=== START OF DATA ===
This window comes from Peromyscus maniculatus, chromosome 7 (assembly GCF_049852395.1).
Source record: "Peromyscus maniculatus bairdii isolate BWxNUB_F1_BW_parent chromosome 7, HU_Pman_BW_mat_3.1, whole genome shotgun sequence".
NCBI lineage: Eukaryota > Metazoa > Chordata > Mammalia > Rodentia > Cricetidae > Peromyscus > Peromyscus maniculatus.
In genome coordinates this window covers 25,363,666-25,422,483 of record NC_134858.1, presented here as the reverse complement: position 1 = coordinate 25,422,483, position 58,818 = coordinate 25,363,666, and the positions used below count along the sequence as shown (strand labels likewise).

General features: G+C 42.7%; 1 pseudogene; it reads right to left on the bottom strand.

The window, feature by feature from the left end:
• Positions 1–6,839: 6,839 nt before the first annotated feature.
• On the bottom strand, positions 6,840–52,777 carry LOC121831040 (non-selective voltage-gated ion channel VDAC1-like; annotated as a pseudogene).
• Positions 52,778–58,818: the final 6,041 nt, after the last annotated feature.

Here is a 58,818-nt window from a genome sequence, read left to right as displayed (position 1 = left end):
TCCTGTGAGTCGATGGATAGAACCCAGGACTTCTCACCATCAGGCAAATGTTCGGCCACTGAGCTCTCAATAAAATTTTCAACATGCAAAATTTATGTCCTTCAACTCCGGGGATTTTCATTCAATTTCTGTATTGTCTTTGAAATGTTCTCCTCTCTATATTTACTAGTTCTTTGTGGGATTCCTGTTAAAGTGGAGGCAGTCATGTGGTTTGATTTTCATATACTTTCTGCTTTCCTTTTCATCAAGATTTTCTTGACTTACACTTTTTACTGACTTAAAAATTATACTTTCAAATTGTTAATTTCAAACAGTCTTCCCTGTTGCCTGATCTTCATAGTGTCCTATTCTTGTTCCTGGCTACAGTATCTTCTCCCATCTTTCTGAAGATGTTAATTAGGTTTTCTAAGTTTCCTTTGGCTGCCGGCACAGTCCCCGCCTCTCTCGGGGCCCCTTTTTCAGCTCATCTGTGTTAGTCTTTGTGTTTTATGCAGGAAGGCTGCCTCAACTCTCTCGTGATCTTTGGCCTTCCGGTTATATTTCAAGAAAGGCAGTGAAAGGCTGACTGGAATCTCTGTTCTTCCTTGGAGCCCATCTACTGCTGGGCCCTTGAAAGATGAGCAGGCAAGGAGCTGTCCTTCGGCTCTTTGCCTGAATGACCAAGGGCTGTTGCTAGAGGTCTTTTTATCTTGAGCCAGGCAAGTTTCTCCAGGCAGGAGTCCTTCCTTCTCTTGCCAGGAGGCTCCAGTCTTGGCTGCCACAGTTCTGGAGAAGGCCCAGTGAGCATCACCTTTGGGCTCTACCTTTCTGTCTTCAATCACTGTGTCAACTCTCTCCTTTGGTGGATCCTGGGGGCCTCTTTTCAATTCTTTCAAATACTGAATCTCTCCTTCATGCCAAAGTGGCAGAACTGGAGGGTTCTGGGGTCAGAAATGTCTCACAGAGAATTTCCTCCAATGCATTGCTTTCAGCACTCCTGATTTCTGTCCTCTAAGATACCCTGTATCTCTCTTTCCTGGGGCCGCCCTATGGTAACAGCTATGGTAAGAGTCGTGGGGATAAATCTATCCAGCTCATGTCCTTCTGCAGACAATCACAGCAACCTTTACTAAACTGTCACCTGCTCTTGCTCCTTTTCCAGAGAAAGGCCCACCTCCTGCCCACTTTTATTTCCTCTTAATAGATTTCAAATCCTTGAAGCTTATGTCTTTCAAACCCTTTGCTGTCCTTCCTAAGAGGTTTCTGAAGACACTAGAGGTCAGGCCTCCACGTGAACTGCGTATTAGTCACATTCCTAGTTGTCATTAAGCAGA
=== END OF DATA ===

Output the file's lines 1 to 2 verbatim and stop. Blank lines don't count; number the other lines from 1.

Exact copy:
This window comes from Peromyscus maniculatus, chromosome 7 (assembly GCF_049852395.1).
Source record: "Peromyscus maniculatus bairdii isolate BWxNUB_F1_BW_parent chromosome 7, HU_Pman_BW_mat_3.1, whole genome shotgun sequence".